The purpose of Dr. Fajgelj’s trip to the United States was to meet with professionals involved with the digitization of library and cultural heritage materials. Over the course of about one week, he visited many institutions on both coasts including the San Francisco Public Library, Stanford University, the Internet Archive, Harvard University, and the Massachusetts Historical Society.
To help Dr. Fajgelj understand the context in which our digital projects take place, Brenda Lawson, Director of Collections Services, provided a brief overview about the MHS. Even though MHS is an independent research library (and differs greatly in size from the other institutions he visited), I conveyed how important it is for us to create digital collections according to standards and best practices. At MHS we always have to work to balance the content and goals for digital projects with the available resources. We talked about workflows, standards, equipment, encoding, web delivery systems, and budgets.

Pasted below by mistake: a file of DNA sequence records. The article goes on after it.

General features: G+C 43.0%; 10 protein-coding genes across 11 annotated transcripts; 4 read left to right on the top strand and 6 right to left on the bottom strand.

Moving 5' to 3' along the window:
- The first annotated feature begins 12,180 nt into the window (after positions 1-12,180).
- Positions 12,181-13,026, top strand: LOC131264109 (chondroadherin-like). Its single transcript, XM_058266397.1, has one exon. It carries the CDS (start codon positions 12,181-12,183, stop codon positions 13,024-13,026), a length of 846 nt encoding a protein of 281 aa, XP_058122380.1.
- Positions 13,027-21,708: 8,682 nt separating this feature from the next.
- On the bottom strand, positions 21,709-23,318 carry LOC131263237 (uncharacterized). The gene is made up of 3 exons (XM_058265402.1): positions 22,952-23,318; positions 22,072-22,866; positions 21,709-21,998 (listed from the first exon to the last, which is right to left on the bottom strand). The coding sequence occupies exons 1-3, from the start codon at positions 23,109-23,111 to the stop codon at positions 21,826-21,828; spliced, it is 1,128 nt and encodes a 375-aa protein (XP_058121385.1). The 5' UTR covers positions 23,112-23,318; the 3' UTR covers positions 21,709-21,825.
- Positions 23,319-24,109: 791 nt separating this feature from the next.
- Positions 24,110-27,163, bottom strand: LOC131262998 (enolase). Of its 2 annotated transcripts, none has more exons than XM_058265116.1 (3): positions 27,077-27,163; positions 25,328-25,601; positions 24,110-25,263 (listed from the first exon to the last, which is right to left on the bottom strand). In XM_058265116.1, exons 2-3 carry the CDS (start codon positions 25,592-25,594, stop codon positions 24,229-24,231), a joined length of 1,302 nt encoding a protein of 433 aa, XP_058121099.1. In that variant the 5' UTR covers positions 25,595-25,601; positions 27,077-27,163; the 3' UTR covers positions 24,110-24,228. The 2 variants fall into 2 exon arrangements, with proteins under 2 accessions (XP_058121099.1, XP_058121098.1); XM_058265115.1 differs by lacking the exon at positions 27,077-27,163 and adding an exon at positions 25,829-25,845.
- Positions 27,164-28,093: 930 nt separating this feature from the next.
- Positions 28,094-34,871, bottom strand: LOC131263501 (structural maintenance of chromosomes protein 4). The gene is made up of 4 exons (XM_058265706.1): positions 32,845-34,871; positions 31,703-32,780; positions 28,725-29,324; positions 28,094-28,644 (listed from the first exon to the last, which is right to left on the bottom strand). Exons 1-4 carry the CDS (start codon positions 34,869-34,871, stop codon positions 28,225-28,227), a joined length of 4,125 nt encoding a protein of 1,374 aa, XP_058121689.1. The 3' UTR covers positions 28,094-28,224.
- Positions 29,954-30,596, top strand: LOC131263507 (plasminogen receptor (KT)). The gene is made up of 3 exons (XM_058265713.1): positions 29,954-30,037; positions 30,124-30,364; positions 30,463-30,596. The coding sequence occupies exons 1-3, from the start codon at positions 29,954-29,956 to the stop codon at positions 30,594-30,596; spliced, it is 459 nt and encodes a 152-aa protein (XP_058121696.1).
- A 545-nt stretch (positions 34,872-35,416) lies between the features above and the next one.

Towards the end of our meeting Dr. Andrej Fajgeli made some thought-provoking points about the importance of the Cultural Center’s upcoming digitization activities. He acknowledged that at the present time, there aren’t significant amounts of digitized Serbian-language material s. As a former instructor of languages and assistant professor in a university philology department, he is well-aware of the fact that students turn to the Web for research, news, and fun. Although many Serbs know multiple languages, he wants them to find more Serbian cultural sources online. He hopes more digitized Serbian materials will inspire Serbs to be creative and write songs, prose, and poetry in their native language.
Dr. Fajgelj was accompanied by Glenn Carey, a U. S. State Department English Language Officer (who kindly provided the image of the meeting). Dr. Fajgelj’s trip and itinerary were administered by the U.S. Department of State’s International Visitor Leadership Program and the Massachusetts portion of his visit was arranged by WorldBoston.
| Published: Friday, 7 June, 2013, 1:00 AM